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Split field of view showing coral reef below the water surface and mountains and bay shore above.
Over/under image of Kāneʻohe Bay, Oʻahu, showing healthy coral reefs and the Koʻolau Range in the background. Photo by Andre P. Seale

Super corals in Kāneʻohe Bay provide hope for survival of coral reefs around the globe

May 16, 2019

(Honolulu, HI) – A journal article published this week by researchers at the University of Hawai‘i at Mānoa’s School of Ocean and Earth Science and Technology concluded that naturally occurring super corals in Kāne‘ohe Bay, O‘ahu are already surviving under ocean conditions that many predicted would decimate all coral reefs on the planet.

The research, funded by the University of Hawai‘i Sea Grant College Program (Hawai‘i Sea Grant) and published in the “Proceedings of the Royal Society B: Biological Sciences,” showed how reefs within Kāne‘ohe Bay which were devastated by sewage inputs between the 1930’s and 1970’s recovered within 20 years after the sewage input was diverted. Amazingly, the reefs recovered while withstanding warmer temperatures and more acidic conditions than nearby reefs outside the bay.

Underwater image of healthy coral reef with M. capitate in center of view
Healthy Montipora capitate, or rice coral, in Kāneʻohe Bay, Oʻahu. Photo by Keoki Stender.

Dr. Christopher Jury, a postdoctoral researcher at the Hawai‘i Institute of Marine Biology at University of Hawai‘i and lead researcher for this study, noted “I discovered how unique the situation is in Kāne‘ohe Bay during my PhD research at the University of Hawai‘i at Mānoa. We knew that the temperature and chemistry conditions in Kāne‘ohe Bay are very similar to the conditions that people predict will kill corals off globally, yet, the reefs in the bay are thriving, making the area incredibly valuable as a possible window into the future.”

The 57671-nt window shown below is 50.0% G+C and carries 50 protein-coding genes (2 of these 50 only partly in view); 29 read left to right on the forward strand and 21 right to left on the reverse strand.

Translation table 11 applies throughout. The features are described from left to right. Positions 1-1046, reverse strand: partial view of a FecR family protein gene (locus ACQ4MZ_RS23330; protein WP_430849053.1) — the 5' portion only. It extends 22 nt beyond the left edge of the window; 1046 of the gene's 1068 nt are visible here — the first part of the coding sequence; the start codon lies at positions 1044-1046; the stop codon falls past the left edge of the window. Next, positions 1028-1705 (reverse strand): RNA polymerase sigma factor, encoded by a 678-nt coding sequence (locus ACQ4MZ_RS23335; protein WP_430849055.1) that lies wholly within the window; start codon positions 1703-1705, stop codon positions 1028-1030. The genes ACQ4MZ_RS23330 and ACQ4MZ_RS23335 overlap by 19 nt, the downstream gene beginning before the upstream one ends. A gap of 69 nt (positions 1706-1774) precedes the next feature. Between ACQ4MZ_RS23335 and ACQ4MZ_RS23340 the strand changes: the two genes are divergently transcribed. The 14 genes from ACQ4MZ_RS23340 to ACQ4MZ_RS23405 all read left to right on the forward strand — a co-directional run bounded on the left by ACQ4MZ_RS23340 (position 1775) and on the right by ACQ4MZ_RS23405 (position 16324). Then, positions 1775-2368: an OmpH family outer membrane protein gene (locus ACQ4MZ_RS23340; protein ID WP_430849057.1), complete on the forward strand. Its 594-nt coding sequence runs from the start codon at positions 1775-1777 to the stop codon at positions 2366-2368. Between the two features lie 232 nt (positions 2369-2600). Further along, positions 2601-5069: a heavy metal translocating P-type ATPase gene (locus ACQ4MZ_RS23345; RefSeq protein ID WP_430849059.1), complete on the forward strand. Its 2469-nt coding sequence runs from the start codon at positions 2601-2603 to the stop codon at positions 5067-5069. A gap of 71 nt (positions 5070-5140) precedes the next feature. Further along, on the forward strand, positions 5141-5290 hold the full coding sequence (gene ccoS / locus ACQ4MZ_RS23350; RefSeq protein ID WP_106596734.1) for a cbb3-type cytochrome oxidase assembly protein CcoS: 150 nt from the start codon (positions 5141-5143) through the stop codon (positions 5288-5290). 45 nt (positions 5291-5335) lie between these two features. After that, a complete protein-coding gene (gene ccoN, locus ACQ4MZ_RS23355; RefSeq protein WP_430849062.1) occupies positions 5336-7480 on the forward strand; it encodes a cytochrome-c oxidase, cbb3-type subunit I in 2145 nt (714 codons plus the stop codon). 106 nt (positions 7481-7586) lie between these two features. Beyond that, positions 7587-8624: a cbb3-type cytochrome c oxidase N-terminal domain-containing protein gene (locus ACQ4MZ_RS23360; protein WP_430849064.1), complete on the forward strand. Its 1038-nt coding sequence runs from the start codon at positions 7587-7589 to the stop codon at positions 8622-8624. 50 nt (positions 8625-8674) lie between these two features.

Around the world, coral reefs are vanishing at an unprecedented rate. To reverse this trend scientists are working to create super corals that can survive climate change, ocean acidification, and local human impacts. The coral reefs in Kāne‘ohe Bay naturally harbor large populations of super corals, which were given the opportunity to recolonize and thrive once the sewage pollution was removed.

Dr. Jury concluded “Over the next 20-30 years, changing ocean conditions and human impacts will have negative impacts on coral reefs. The question is, what happens next? If we ignore these problems then our generation will be the last one to see healthy, functional coral reefs. However, if we take major strides to substantially reduce the rate of climate change, conditions will start to improve. During our lifetime we could begin to see the corals rebound, and our children and grandchildren will witness the recovery of coral reefs because we made the decision that reefs are worth saving.”


Cindy Knapman
(808) 956-7410

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The University of Hawai’i Sea Grant College Program is part of the University of Hawai‘i at Mānoa’s prestigious School of Ocean and Earth Science and Technology. It supports an innovative program of research, education and extension services directed to the improved understanding and stewardship of coastal and marine resources of the state, region and nation. Science serving Hawai‘i and the Pacific since 1968.